“Now,” I hear Orison say in a tone that sounds soothing but only pricks the living thing inside me to dance faster, “like I said, this drug is probably going to put you to sleep, so don’t worry if you start to feel drowsy.” He reaches over to grab the syringe.
“Goodbye,” the patient says to me. “I’m going to go night night now.” He winks at me and laughs with zero protocol. Orison laughs with him because that is Orison. I cringe at the laughter. What’s in a life? I ask myself and find myself looking at the patient before me, listening to his resumed humming.
Orison is bringing forward the syringe and this life will soon pass away. Goodbye, I think, my heart lunging forward within me. Who is this life I’m taking? Wait! How can I let him go? I will donate blood, money, anything. What have I done! What am I doing! Oh God, am I a murderer?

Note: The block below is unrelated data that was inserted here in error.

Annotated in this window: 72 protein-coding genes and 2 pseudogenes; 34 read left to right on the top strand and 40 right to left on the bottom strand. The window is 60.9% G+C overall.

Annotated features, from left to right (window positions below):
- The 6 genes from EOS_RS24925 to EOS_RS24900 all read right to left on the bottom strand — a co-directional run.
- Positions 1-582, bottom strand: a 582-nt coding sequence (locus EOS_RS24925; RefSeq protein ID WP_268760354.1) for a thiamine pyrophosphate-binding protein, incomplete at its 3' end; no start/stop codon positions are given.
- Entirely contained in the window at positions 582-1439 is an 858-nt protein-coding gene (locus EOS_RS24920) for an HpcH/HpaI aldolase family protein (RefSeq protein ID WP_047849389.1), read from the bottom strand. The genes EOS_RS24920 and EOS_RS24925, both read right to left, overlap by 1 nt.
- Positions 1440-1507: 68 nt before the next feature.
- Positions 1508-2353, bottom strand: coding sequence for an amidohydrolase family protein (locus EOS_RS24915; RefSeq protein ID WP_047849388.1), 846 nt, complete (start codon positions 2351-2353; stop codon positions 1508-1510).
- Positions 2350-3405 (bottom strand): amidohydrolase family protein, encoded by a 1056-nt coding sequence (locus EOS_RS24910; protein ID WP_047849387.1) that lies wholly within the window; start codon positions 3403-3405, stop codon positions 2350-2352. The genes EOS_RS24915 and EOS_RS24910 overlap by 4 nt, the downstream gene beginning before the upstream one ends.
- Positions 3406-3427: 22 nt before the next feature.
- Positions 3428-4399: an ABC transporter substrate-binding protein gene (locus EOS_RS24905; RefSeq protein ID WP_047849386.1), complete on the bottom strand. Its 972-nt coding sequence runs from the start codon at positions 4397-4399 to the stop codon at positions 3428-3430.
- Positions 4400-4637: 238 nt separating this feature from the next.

“This shouldn’t hurt at all,” Orison is saying coolly.
No. Not another human. Don’t! How can I let you go? I can’t sit motionless and cold. The living thing inside me is dancing me to death. It crushes my guts, rips at my flesh, and stings my blood. I dart out my hand — if only I can somehow hold this patient back and keep him from the fate which I am a part of.
“Darryl!” Orison yelps. The syringe clatters on the floor like a cymbal in a still room.
I stare blankly at Orison. The patient has covered his ears and begins to whine pathetically.